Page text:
A German man could be the third person in history to ever be cured of the HIV virus, researchers announced this week.
The so-called “Düsseldorf patient” case was announced Wednesday, at the Conference on Retroviruses and Opportunistic Infections in Seattle, New Scientist reported.
Biopsies from his gut and lymph nodes have shown no infectious HIV following a bone marrow transplant, and three-and-a-half months off antiviral drugs, Annemarie Wensing of the Netherlands-based University Medical Center Utrecht, who worked on the case, told the outlet.
Though doctors are optimistic about the case, it’s too soon to know for sure whether or not he’s cured.
The development comes only days after doctors revealed that a London man was likely the second-person to recover from the virus.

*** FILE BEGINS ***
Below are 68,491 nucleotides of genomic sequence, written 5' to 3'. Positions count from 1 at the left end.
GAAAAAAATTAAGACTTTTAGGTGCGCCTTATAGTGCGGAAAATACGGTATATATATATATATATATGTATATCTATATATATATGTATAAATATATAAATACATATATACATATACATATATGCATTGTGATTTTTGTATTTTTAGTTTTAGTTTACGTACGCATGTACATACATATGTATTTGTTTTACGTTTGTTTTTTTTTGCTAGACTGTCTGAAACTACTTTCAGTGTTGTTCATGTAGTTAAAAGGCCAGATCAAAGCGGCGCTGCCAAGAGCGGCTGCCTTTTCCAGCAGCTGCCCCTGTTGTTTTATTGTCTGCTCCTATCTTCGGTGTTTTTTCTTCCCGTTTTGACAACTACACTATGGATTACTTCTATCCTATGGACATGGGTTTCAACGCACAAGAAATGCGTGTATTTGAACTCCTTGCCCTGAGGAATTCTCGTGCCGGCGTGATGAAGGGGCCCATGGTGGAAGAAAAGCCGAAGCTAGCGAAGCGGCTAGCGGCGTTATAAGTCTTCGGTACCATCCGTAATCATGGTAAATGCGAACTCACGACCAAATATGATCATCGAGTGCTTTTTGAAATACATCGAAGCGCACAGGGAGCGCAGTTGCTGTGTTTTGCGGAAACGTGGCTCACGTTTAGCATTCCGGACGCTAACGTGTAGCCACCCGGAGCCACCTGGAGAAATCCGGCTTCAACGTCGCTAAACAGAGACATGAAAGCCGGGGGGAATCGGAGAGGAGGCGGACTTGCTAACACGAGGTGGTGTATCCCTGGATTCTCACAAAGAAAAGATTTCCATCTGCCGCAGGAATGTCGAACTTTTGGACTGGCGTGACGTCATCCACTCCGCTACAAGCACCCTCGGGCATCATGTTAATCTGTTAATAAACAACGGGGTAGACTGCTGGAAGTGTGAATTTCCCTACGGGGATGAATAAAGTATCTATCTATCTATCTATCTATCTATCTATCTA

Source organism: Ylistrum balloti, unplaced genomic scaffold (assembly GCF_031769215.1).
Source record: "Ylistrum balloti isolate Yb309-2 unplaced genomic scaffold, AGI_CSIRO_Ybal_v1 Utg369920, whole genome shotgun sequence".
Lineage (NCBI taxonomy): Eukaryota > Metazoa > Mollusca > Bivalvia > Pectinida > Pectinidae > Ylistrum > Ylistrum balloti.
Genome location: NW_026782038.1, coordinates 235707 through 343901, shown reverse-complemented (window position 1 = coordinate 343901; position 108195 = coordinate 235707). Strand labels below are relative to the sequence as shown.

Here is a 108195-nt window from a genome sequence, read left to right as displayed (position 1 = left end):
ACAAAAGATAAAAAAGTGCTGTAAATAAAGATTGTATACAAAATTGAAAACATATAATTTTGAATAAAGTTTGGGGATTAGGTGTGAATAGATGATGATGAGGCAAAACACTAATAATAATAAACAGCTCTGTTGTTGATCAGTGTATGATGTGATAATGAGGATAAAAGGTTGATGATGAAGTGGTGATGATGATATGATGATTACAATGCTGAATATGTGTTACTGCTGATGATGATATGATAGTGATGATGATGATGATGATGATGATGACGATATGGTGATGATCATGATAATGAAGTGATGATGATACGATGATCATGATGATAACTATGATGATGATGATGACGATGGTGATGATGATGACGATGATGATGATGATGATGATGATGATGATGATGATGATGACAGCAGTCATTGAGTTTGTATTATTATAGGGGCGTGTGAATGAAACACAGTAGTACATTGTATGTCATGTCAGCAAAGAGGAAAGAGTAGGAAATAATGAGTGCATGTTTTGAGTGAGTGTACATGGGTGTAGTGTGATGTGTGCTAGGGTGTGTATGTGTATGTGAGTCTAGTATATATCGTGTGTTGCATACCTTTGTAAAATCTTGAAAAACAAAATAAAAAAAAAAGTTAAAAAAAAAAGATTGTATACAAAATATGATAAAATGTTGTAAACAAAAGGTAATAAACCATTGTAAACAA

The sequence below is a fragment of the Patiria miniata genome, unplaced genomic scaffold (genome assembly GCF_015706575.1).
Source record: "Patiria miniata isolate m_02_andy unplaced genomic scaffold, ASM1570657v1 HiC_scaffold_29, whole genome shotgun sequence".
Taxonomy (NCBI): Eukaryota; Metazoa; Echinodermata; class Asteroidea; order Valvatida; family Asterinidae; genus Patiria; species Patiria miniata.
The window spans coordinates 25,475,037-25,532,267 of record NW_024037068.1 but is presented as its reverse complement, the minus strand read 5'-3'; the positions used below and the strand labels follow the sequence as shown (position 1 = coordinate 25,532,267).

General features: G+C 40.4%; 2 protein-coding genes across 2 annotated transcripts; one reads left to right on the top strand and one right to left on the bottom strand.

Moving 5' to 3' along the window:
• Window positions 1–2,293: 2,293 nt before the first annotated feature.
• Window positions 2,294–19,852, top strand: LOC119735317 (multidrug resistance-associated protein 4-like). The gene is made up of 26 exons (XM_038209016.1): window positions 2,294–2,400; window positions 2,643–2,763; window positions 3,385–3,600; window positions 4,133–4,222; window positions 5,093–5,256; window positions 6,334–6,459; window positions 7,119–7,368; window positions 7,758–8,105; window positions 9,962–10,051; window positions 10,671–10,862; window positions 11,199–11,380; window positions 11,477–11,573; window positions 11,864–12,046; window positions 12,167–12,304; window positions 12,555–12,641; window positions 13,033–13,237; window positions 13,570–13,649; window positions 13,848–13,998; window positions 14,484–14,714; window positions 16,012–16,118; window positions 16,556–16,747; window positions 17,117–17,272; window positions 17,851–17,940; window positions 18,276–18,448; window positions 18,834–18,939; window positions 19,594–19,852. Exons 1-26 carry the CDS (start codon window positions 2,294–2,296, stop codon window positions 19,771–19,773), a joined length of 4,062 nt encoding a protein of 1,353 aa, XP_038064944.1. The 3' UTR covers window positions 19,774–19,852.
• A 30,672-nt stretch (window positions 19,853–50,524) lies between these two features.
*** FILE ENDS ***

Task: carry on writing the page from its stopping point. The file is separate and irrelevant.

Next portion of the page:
The man, who was not identified, was diagnosed with HIV — the virus that causes AIDS — in 2003, according to the findings published by the journal Nature.
He later developed cancer and agreed to undergo a bone-marrow transplant for treatment.
Doctors found a donor with a gene-mutation that is naturally resistant to the HIV virus, according to the findings.
The patient received the bone-marrow transplant in May 2016.
He received other treatments as well, but by September 2017, he stopped taking anti-HIV drugs and has remained virus free for more than a year, the New York Times reported.
Both patients are registered to a research collaboration project called IciStem, according to a statement.
In 2007, Timothy Ray Brown, 52, formerly referred to as the “Berlin patient,” was named as the first man cured of HIV. He also underwent a bone-marrow transplant to treat his leukemia.